Tuesday, August 17, 1999 Published at 17:12 GMT 18:12 UK
Burundian army accused of civilian killings
The army is accused of revenge killings
By East Africa correspondent Cathy Jenkins in Nairobi
Amnesty International has accused the army in Burundi of indiscriminate reprisal killings of civilians in its low-level war against Hutu rebels.
A new report by the human rights group says the Tutsi-dominated army's primary response to rebel activity appeared to be revenge attacks against a population it regards as suspect.
The report also accuses Hutu rebel groups of killing hundreds of civilians.
In one five-month period alone Amnesty International says that at least 600 civilians were killed by members of the armed forces in the province of rural Bujumbura next to the capital.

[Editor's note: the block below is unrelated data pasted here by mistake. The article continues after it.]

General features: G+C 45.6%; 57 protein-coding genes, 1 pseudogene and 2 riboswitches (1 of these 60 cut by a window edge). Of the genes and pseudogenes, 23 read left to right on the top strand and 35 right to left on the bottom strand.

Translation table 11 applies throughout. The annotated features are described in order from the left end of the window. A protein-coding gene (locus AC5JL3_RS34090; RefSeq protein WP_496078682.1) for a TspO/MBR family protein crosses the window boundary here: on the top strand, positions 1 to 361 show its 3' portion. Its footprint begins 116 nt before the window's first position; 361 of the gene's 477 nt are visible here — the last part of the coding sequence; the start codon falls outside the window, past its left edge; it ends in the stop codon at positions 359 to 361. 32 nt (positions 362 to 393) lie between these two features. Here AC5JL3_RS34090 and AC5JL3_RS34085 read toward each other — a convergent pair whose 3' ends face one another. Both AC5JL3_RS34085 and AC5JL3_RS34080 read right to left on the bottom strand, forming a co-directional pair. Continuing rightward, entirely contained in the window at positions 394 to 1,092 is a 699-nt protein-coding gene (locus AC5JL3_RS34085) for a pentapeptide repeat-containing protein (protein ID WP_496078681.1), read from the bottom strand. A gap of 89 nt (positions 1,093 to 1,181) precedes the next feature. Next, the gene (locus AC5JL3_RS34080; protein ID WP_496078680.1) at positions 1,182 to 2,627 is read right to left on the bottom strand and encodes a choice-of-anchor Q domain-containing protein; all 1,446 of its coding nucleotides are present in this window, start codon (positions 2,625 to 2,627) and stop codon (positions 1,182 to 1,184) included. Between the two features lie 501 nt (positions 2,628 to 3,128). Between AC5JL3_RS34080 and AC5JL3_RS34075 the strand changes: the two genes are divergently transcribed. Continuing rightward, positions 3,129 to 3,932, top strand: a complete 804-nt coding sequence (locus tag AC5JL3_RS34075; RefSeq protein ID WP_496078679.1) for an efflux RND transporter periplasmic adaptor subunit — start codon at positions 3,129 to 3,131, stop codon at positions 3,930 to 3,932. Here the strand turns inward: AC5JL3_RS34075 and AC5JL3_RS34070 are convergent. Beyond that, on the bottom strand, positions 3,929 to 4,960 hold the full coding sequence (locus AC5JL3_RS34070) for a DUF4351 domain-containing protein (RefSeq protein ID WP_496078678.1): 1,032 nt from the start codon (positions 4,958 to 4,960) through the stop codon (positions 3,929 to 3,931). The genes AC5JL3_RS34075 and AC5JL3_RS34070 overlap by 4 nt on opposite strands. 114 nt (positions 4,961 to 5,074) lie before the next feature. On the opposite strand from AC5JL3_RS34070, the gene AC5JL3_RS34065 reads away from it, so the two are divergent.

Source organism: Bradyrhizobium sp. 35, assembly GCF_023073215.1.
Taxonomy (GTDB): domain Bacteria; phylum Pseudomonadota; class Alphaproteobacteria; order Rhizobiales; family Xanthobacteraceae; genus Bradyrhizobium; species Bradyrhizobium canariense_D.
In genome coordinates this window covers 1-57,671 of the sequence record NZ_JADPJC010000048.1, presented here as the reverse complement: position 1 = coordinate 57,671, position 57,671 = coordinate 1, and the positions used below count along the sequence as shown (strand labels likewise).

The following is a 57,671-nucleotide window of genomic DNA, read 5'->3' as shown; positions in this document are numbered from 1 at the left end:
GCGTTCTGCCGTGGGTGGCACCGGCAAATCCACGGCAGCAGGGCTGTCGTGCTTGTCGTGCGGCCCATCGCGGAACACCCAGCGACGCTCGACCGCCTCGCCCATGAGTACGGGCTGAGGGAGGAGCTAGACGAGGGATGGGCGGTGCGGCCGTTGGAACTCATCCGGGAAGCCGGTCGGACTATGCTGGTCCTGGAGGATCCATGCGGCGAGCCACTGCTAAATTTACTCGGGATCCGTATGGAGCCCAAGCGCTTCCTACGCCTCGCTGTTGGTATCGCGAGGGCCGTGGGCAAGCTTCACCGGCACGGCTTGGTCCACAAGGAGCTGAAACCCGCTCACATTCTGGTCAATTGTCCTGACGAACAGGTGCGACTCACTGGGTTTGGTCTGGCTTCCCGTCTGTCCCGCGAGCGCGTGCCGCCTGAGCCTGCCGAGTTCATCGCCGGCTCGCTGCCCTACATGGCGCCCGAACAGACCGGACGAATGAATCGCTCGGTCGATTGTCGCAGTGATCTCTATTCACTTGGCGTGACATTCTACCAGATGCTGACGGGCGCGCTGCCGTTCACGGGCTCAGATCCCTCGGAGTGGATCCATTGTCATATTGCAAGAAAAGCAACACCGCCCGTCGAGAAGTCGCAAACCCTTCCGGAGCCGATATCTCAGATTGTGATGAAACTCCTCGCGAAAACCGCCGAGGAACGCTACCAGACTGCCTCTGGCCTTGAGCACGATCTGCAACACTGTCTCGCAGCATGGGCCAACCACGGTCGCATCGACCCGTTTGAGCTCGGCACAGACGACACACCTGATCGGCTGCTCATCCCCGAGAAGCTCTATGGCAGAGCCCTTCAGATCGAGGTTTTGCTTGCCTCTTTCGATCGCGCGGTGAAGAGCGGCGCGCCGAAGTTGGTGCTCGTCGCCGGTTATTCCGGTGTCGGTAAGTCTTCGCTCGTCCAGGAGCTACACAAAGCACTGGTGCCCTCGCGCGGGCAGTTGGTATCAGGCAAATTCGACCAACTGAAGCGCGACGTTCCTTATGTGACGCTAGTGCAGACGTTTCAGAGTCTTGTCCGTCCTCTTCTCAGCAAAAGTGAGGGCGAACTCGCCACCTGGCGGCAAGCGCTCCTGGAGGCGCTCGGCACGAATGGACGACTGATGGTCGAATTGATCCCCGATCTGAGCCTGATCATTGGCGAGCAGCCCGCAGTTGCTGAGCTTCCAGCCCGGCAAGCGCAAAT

In an incident in early March this year it said that 14 men were killed in the village of Kabezi.
But the report by the London-based group also accused Hutu rebels of widespread killings, not only of civilians but also of soldiers not in combat.
It said that in January at least 36 civilians including nine children were killed in two places by the rebel FDD, the Front for the Defence of Democracy.
'Human rights crisis'
The report concluded that Burundi's human rights crisis would continue unless both the military and armed opposition groups were held to account for their abuses.
Several rounds of peace talks have so far failed to end the conflict.
Only five days ago villagers accused the army of killing 74 civilians in a crack-down which followed a fierce clash between the army and rebels close to the capital.
The authorities claimed the villagers were confusing soldiers with the rebels.
The army in Burundi has been fighting rebel Hutu groups in a low-level war since 1993.